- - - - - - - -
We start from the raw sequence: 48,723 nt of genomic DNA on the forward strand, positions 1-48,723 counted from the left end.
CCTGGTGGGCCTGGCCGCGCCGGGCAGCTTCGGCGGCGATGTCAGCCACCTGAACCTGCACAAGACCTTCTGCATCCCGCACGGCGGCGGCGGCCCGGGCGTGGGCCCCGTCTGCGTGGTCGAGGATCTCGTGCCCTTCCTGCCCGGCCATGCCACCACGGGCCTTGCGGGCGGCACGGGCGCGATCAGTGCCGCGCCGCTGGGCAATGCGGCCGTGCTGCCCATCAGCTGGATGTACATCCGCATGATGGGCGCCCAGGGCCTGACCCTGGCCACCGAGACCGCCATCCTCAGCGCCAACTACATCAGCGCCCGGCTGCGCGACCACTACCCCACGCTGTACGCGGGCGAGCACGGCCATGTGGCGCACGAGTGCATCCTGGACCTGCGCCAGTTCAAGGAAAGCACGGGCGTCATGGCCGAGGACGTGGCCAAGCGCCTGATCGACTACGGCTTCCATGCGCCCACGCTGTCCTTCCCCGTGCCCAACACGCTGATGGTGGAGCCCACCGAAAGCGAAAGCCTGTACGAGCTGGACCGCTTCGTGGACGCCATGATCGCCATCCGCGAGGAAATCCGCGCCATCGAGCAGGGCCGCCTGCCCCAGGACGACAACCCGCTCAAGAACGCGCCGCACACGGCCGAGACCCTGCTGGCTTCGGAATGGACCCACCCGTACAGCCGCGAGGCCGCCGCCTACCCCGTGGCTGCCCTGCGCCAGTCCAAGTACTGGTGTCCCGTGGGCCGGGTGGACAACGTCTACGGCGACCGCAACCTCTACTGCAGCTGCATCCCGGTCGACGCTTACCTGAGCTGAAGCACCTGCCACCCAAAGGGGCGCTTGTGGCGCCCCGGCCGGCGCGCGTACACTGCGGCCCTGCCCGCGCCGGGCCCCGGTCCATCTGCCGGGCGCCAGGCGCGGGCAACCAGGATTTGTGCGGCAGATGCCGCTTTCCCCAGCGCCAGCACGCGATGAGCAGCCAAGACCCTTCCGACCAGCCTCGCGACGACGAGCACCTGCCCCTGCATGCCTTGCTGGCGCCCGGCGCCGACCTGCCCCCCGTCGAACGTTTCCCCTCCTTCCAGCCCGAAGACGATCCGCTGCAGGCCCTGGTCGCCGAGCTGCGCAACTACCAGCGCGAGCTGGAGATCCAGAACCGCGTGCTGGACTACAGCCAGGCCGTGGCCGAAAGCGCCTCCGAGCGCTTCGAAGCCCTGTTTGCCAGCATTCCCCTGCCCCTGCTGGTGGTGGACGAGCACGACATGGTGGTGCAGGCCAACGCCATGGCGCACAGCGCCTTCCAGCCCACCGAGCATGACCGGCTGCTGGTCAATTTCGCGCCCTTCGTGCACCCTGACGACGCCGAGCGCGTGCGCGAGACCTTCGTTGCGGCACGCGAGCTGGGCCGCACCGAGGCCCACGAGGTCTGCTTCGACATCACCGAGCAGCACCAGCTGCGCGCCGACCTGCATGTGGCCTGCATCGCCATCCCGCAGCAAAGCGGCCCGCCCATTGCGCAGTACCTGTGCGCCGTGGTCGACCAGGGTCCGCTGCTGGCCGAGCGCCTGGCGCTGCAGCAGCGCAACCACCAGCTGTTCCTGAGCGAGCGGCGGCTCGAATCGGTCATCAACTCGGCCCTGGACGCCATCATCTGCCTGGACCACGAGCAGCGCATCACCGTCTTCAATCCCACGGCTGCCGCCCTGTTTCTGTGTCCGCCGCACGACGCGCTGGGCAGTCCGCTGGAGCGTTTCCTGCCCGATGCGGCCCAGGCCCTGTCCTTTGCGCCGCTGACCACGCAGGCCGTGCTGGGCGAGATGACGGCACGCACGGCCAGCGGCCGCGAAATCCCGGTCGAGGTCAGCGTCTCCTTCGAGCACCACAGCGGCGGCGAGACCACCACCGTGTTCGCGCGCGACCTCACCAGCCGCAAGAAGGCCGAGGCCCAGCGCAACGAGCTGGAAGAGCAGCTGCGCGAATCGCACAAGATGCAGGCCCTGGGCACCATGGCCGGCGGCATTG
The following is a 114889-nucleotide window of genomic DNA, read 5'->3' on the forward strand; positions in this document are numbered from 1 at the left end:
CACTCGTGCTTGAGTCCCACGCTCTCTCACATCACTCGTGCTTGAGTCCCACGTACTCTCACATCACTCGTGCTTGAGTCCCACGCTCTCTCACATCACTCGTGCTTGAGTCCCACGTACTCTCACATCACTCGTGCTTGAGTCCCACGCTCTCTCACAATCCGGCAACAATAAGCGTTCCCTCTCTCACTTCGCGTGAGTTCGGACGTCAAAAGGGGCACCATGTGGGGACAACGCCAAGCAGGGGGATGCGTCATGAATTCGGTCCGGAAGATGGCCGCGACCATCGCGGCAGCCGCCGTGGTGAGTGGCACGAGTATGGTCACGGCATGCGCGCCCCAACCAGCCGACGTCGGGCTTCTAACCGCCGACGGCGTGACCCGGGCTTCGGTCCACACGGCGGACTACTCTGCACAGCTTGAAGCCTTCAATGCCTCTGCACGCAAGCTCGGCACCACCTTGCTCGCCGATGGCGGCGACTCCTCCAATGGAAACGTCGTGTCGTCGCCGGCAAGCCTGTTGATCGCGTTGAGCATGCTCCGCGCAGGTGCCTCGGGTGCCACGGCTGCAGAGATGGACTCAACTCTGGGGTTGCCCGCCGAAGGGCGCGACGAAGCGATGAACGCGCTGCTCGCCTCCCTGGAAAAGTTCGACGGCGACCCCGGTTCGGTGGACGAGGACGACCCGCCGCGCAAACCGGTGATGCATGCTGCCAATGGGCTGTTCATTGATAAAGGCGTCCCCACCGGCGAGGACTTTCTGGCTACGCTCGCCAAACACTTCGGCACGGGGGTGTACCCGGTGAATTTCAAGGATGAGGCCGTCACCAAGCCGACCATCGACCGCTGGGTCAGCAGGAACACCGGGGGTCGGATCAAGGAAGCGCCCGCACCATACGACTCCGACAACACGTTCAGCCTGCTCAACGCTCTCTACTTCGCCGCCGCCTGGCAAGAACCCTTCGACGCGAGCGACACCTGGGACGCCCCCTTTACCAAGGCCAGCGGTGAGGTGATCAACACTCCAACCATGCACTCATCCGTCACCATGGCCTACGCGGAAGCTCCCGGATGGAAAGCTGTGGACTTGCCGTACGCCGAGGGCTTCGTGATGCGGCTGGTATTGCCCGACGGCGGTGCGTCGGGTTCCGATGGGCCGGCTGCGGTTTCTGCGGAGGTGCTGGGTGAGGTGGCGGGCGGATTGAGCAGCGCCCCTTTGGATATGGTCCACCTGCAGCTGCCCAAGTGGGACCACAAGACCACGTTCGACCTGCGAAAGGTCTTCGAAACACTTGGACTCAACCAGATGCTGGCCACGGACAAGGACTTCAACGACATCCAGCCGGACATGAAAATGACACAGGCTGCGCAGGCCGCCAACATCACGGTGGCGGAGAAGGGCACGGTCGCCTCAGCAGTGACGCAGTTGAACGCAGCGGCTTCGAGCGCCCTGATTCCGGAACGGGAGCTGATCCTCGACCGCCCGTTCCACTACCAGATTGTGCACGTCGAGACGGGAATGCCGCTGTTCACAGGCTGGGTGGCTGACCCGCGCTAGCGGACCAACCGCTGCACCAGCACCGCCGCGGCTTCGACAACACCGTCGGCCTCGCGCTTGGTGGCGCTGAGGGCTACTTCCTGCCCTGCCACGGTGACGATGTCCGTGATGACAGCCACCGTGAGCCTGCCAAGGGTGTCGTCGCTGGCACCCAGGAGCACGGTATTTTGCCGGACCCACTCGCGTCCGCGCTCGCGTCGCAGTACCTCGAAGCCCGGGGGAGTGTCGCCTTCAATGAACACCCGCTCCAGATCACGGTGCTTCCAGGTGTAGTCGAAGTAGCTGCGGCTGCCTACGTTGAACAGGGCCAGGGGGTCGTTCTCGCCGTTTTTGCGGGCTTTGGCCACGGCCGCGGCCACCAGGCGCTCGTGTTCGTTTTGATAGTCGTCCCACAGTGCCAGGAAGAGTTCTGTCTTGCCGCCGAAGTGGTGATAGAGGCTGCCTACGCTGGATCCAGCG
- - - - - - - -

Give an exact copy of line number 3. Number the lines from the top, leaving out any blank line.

The following is a 114889-nucleotide window of genomic DNA, read 5'->3' on the forward strand; positions in this document are numbered from 1 at the left end: